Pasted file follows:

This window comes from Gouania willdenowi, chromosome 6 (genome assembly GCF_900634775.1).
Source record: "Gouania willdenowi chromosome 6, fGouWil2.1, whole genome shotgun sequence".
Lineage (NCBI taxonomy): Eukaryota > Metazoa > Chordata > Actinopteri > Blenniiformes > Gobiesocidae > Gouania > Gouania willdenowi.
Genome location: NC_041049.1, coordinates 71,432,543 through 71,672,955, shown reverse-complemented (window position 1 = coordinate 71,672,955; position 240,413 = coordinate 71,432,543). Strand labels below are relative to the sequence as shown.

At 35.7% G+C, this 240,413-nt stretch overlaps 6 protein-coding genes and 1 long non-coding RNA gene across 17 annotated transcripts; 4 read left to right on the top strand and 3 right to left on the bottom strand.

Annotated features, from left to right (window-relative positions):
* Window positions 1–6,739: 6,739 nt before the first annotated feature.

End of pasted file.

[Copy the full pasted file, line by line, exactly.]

This window comes from Gouania willdenowi, chromosome 6 (genome assembly GCF_900634775.1).
Source record: "Gouania willdenowi chromosome 6, fGouWil2.1, whole genome shotgun sequence".
Lineage (NCBI taxonomy): Eukaryota > Metazoa > Chordata > Actinopteri > Blenniiformes > Gobiesocidae > Gouania > Gouania willdenowi.
Genome location: NC_041049.1, coordinates 71,432,543 through 71,672,955, shown reverse-complemented (window position 1 = coordinate 71,672,955; position 240,413 = coordinate 71,432,543). Strand labels below are relative to the sequence as shown.

At 35.7% G+C, this 240,413-nt stretch overlaps 6 protein-coding genes and 1 long non-coding RNA gene across 17 annotated transcripts; 4 read left to right on the top strand and 3 right to left on the bottom strand.

Annotated features, from left to right (window-relative positions):
* Window positions 1–6,739: 6,739 nt before the first annotated feature.